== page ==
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In today’s Epistle we read: “Bondservants, be obedient to those who are your masters according to the flesh, with fear and trembling, in sincerity of heart, as to Christ; not with eye-service, as men-pleasers, but as bondservants of Christ, doing the will of God from the heart, with goodwill doing service, as to the Lord, and not to men” (Ephesians 6: 5-7).
Although the Apostle is speaking to slaves in particular, the principle applies to all of us. Our jobs, occupations, vocations, all of them need to be looked at in a different light, with different eyes. If we look at our jobs as being a drudgery, or a waste of time, or a crucible of unhappiness, then we aren’t looking at them correctly. Our jobs are our monastery, our cell, our cave, our martyrdom, our...yes, crucible. What is a crucible? A crucible is a dense, cup-like ceramic or metal container in which metals or other substances may be melted down in order to produce something new. That is why God allows us to to have some of these jobs, for our correction and spiritual growth. St Paul, in another place, wrote this: “For the moment all discipline seems painful rather than pleasant, but later it yields the peaceful fruit of righteousness to those who have been trained by it” (Hebrews 12:11).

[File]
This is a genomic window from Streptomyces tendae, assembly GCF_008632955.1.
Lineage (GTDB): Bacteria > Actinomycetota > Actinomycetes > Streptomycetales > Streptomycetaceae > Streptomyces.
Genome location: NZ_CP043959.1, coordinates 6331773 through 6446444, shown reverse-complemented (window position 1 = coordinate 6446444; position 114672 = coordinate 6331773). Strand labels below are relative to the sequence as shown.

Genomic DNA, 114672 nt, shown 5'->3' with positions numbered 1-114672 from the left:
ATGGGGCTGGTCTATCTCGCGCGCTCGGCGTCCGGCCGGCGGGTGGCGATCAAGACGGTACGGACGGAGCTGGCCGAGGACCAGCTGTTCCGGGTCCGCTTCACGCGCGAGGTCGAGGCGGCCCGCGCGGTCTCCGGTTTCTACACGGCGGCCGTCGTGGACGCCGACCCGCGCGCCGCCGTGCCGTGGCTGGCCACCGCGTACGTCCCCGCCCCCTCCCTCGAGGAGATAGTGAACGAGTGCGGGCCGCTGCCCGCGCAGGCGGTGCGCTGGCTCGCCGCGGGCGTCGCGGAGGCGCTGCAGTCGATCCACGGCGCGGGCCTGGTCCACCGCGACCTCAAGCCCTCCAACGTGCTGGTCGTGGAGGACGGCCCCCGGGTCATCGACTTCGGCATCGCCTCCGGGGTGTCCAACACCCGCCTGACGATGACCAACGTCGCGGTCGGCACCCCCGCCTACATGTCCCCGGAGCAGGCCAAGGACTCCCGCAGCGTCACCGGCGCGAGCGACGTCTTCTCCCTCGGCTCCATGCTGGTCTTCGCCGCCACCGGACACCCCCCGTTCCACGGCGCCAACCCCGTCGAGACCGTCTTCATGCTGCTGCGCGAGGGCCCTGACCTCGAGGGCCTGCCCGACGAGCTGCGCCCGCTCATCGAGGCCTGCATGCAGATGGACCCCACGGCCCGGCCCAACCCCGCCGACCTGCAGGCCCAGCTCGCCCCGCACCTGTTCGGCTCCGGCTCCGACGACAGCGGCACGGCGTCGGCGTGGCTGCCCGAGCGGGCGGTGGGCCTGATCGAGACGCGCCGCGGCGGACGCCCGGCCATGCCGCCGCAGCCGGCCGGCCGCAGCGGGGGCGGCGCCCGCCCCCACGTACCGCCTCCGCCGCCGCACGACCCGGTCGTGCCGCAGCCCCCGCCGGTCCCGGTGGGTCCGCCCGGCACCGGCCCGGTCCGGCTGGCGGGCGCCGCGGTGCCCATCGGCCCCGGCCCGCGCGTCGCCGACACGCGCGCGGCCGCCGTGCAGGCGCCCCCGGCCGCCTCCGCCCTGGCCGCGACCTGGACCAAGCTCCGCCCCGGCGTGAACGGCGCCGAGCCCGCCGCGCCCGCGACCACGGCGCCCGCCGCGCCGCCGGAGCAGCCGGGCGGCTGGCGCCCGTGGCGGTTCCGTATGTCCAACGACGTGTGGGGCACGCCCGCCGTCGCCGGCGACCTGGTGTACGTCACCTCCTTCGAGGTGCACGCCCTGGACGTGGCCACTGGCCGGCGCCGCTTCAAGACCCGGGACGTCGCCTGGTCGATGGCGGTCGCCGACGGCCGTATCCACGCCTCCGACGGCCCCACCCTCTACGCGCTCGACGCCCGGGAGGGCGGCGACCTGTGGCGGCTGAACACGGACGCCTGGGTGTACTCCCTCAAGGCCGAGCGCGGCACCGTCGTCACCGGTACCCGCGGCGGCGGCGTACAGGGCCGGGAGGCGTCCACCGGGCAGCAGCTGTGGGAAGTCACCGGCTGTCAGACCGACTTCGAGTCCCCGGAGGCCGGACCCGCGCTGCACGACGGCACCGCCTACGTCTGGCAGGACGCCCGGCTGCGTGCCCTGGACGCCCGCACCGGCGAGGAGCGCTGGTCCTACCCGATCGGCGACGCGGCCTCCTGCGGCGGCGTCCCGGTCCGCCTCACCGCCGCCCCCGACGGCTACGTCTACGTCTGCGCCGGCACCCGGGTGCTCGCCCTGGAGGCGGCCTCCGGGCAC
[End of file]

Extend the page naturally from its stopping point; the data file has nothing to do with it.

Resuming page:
St. Paul is very wise. He instructs his spiritual children to be content with their lot, but even more than that, he tells them to “do everything to the glory of God” including their jobs (See 1 Corinthians 10:31). In another place he writes, “And whatever you do, whether in word or deed, do it all in the name of the Lord Jesus, giving thanks to God the Father through him” (Colossians 3:17). This new way of looking at things turns our work into a sacrament, rather than a scourge. It is our chance for disciple and the acquisition of virtues, rather than a chamber of tortures. If our job is our chance to be closer to Christ, isn’t it worth a little pain and suffering? Now, we all know that there are some jobs which turn out to be positively demonic. No one should have to endure physical or psychological abuse in the workplace. I’m not talking about that. And some jobs just aren’t a good fit. It’s not a sin to look for a new one. But while we are there, that’s where God wants us to be for that moment. Make it an opportunity to gain grace, to shine some light, and to please God.


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